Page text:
Tajh Boyd's third pass went for 60 yards, and with that, the shine was off Florida State's suit of armor.
After a year of hype about the Seminoles' impenetrable defense, Clemson found a work-around, racking up 37 points and 427 yards in a losing effort.
But there's a silver lining to the gaudy numbers, and Florida State's defenders have been quick to point it out.
"They were hitting a lot of big things on trick plays," Timmy Jernigan said. "We knew that was going to come. Teams aren't going to play us straight up."
Boyd's 60-yard bomb to DeAndre Hopkins was the first touchdown Florida State had allowed in 13 quarters. Clemson's final touchdown of the first half meant FSU had allowed more than 20 points for the first time in 11 games. Sammy Watkins' touchdown throw in the third quarter added an additional insult, but it was also a turning point.
After the trick play that had Watkins hit Andre Ellington for a 52-yard score, everything changed for the Seminoles' defense, which allowed just 31 yards of offense on Clemson's next six drives.
The key? The Seminoles forced Clemson to start playing it straight.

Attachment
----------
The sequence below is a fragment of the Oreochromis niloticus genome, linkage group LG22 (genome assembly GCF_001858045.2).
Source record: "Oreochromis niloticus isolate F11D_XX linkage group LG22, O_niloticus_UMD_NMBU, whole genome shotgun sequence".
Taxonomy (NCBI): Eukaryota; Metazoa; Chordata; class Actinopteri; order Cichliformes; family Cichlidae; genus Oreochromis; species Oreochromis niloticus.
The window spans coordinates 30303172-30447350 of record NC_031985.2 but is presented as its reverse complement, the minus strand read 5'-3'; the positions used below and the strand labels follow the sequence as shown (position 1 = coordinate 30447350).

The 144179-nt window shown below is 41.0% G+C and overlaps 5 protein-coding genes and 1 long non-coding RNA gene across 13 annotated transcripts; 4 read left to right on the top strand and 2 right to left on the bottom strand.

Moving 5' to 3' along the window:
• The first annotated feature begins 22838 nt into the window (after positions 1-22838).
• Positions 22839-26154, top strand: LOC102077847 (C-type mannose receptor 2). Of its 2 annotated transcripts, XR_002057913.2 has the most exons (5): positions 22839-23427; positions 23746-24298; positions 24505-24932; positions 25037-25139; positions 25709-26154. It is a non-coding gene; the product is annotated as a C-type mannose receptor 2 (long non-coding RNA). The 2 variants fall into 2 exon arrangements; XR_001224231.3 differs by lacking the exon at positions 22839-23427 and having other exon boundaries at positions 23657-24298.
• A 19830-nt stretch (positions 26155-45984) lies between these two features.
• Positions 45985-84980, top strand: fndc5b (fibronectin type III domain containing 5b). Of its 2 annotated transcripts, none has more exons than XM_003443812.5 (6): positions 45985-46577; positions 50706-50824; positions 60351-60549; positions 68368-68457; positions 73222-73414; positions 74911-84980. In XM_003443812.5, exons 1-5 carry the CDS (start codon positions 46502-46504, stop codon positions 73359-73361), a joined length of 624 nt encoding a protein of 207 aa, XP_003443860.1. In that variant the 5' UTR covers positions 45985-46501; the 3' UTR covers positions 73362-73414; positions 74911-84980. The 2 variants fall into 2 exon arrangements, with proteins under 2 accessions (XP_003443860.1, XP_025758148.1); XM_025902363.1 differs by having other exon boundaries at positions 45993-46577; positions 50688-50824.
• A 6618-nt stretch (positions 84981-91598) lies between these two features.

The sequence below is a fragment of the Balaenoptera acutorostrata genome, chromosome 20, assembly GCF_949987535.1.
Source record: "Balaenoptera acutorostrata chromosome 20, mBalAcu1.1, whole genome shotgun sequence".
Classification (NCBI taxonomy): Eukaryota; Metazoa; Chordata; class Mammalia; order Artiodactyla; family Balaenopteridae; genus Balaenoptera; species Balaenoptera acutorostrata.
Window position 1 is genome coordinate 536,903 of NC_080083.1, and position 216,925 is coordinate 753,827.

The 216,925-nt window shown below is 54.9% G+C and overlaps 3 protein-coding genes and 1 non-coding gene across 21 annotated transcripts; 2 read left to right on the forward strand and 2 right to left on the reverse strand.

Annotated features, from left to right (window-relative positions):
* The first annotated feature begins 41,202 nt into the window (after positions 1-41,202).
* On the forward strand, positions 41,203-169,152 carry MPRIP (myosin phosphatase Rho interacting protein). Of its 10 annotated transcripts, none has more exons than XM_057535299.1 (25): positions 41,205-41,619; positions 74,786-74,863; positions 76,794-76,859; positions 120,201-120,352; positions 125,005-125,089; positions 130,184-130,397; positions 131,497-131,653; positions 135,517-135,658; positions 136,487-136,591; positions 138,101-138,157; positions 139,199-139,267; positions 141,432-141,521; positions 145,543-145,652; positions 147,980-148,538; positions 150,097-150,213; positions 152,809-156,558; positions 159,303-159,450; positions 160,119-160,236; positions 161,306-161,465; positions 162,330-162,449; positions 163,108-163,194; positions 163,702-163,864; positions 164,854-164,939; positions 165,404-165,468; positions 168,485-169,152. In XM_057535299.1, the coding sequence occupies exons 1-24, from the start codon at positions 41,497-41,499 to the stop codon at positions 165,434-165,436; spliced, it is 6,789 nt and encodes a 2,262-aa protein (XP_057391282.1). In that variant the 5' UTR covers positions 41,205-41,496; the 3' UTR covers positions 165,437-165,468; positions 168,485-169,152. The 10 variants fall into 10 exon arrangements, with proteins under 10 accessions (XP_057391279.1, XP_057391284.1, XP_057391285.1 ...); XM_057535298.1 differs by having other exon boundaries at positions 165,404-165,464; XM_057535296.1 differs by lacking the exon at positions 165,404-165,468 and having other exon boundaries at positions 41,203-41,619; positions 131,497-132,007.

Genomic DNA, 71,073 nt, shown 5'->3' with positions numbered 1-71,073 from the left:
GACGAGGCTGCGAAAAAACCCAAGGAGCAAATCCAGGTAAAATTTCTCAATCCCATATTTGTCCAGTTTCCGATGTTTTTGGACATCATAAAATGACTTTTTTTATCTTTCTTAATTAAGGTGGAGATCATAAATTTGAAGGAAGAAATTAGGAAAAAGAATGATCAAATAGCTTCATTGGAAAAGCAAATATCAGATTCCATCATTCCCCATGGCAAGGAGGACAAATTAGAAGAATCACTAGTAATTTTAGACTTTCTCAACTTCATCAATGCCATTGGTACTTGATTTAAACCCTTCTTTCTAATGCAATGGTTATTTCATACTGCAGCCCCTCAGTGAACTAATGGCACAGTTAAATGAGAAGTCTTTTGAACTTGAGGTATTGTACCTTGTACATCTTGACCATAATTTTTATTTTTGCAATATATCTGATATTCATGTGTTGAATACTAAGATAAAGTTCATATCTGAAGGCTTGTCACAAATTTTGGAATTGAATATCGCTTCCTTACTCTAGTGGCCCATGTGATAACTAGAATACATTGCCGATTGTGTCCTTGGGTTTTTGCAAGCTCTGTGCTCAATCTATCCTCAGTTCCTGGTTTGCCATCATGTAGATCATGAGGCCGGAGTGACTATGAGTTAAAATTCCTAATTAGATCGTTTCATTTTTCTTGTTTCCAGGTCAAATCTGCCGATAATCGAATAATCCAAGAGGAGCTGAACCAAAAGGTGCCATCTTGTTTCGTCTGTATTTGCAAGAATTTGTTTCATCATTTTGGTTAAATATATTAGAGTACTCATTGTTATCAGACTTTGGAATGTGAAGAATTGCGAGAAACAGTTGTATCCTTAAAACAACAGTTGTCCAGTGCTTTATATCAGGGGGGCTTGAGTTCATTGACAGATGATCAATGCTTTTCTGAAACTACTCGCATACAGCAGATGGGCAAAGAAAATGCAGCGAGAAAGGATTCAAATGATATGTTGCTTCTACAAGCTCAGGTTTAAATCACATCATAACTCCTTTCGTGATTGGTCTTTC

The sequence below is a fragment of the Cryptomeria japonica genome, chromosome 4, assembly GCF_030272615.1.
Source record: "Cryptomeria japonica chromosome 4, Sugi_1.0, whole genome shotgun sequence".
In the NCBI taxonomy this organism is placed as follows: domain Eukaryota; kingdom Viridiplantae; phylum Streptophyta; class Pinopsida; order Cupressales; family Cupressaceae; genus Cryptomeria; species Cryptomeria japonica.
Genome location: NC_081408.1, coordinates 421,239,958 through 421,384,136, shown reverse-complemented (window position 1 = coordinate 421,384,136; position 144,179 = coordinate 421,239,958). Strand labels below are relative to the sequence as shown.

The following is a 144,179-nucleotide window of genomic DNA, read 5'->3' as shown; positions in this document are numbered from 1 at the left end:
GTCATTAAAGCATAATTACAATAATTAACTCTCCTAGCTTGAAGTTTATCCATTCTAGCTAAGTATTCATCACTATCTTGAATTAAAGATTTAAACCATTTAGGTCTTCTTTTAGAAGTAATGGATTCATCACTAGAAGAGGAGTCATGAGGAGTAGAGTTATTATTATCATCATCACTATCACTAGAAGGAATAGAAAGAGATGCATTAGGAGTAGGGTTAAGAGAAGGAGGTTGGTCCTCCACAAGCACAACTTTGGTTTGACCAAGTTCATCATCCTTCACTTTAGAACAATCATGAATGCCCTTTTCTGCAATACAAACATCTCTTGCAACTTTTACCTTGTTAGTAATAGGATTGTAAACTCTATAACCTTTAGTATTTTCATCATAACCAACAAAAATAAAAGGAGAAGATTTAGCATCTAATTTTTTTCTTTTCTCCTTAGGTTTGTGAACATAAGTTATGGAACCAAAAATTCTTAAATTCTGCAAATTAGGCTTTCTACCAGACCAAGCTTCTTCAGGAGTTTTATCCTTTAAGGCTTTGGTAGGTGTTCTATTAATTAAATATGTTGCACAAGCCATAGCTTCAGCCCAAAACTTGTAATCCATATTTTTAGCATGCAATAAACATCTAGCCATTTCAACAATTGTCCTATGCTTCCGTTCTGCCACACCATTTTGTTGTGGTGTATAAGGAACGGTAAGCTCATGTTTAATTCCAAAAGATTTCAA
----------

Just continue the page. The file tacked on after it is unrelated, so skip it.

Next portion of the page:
"When they got into their traditional offense and played straight-up football, it was nothing," defensive tackle Everett Dawkins said.
So the defense can take some solace that in a straight-up battle, it remained relatively stout.
On the other hand, those trick plays may well have provided a blueprint for how to exploit the FSU defense in the future, so the Seminoles aren't quite so quick to brush off the struggles as a fluke.
"It was a lot of gimmick stuff, but obviously if it worked, you're probably going to see it again," linebacker Vince Williams said. "We're going to have to address it."
From misdirections to reverses to Watkins' deep pass to Ellington -- the second time Clemson tried the play, actually -- the Tigers' bag of tricks was awfully deep. Future opposition isn't likely to have quite as many weapons, but that doesn't mean the underlying issues don't need to be addressed.
Jimbo Fisher said FSU's defenders were guilty of numerous eye violations -- looking in the wrong place and losing track of their assigned responsibility. That's a product of being punched in the mouth early, he said.
"It's anxiety to make a play," Fisher said. "All of a sudden, it doesn't go like you think it's going to go, or the defense hadn't faced any adversity, and sometimes you want to try too hard. You have to relax and stay within the scheme, which I thought they did in the second half."
It wasn't an ideal performance, and Dawkins said he's aware that some of the perception of invincibility may have dissipated with last week's performance, but he's not worried.
The next time the Seminoles see a few trick plays, he expects they'll be ready, and the task of rebuilding that intimidating reputation begins anew this Saturday.
"Now that we've seen those trick plays, we're better prepared for them. It was something good for us to see," Dawkins said. "This a game for the defense to come back and play another great game."